It apparently never entered that author's mind that if justification is by faith "alone," it is not simultaneously by grace also; and if it is by grace "alone" it cannot be by faith also. Faith and grace are not identical; and if one is saved by either of them "alone," the other is excluded. Such is the denotation of the word "alone." What mysterious affliction has seized the minds of so many learned men that they cannot understand the simple answers, that they are blinded to the consequences of adding to God's word such a delimitative as "only" or "alone"; and why is this great Protestant heresy so dear to its advocates as to leave them powerless to grapple with the question objectively and unable to distinguish dream from reality? The theory of salvation by faith alone throws the entire corpus of revelation into a jumble of uncertainty and communicates its devastating implications to every major doctrine of the word of God, as witnessed by these further words of Martin Luther:
Everything is outside us and in Christ ... for God does not want to save us by our own but by an extraneous righteousness which does not originate in ourselves but comes to us from beyond ourselves, which does not arise on our earth but comes from heaven.
Martin Luther's words are profoundly true except for the final words which imply that salvation comes to us, and even that is true, in a sense, but untrue in another. This wonderful righteousness from without and beyond us is indeed from heaven; but it is nevertheless on earth in the sense that the spiritual body of Christ is on earth. All of that righteousness which justifies is "in Christ," being from heaven in the sense that Christ was sent from heaven, but being of earth also, because here, on this very planet, is where Jesus Christ wrought that righteousness, and the mortal beings who make up his spiritual body are of this earth. That spiritual body was planned in heaven; and the great righteousness "in Christ" indeed came from heaven in the sense of its origin and may be said to come to people in the sense of being available to them; but, in the last analysis, the salvation from above does not come to us, we go to it. Christ said, "Come unto me," and not "Just believe, and I will bring it to you"!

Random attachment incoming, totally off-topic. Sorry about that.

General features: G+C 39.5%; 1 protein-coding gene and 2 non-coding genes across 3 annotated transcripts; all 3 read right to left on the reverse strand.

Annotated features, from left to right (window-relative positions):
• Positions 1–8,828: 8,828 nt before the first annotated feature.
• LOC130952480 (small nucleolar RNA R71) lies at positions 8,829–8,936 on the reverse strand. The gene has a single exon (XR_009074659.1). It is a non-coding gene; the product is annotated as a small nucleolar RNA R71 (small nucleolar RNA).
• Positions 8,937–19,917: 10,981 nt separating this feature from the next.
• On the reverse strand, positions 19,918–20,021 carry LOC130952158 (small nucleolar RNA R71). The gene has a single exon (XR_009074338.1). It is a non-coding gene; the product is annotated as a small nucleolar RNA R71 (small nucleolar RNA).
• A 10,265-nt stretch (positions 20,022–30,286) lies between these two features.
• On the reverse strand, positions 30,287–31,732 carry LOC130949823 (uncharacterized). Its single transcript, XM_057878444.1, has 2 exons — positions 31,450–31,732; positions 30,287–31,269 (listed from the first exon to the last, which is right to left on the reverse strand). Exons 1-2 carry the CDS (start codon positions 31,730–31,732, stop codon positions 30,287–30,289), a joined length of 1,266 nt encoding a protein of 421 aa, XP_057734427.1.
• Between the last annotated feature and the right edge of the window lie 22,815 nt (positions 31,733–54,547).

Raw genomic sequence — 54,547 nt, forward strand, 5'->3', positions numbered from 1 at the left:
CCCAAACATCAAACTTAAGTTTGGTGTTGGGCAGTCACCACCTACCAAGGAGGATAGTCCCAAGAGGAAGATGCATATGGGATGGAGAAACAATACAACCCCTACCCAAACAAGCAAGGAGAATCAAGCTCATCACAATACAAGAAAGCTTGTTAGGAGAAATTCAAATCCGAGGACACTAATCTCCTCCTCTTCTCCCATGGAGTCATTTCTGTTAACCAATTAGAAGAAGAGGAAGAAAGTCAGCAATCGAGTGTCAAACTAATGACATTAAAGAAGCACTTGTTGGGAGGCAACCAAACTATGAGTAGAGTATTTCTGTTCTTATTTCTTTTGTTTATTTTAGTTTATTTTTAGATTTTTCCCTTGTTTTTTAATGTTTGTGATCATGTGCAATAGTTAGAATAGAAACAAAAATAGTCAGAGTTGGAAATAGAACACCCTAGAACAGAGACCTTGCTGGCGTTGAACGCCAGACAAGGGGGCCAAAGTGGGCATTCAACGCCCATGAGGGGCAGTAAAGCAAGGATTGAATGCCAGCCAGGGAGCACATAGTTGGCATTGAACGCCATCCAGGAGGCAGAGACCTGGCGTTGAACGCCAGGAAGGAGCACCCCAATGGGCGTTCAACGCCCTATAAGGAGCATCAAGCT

William M. Greathouse, Beacon's Bible Commentary (Kansas City, Missouri: Beacon Hill Press, 1968), p. 100.
For what saith the scripture? And Abraham believed God, and it was reckoned unto him for righteousness.
This is a quotation from Genesis 15:6, introduced to show that Abraham could not possibly have been justified by the law, because in that reference, such a long while before the law, and even before the covenant of circumcision, Abraham appears in scriptures as already a believer in God, in fact, God's faithful servant, being already reckoned as righteous in God's sight on the basis of obedient faith. The justification of Abraham (God's reckoning him as righteous) was upon exactly the same basis of the justification of Christians, namely, obedient faith. The type of justification he received upon that basis is exactly the kind received by Christians, which is the status of having a covenant relationship with God. The preliminary state of justification, by which one is admitted to the community of God's people on earth and receives remission of past sins, follows the exhibition of an obedient faith; but the actual ground of forgiveness for any sin is in the sacrifice of Christ.
It was reckoned unto him for righteousness ... The faith which God reckoned as righteousness unto Abraham is spelled out at length in scripture; and a little patience will show what it was. For many years previous to God's reckoning righteousness to Abraham and entering into a covenant that in Abraham all the families of the earth should be blessed, Abraham had exhibited an obedient faith in all that God said: (1) God called Abram to leave Ur of the Chaldees (Genesis 12:1-3); Abram believed and obeyed, not even knowing whither he went (Hebrews 11:8). (2) When Abram reached Shechem in the land of Canaan, he built an altar and worshipped God (Genesis 12-6,7). (3) Abraham built an altar unto Jehovah and called upon God's name on a mountain between Bethel and Ai (Genesis 12:8). (4) After his journey to Egypt, he returned to that same altar and worshipped God (Genesis 13:3,4). (5) In the encounter with Melchizedek, Abraham appears as a devout and faithful worshiper of God (Genesis 14:14-24). All of these events, and others, show that Abraham's faith was an obedient faith, which is the only kind of faith that can lead to any kind of justification.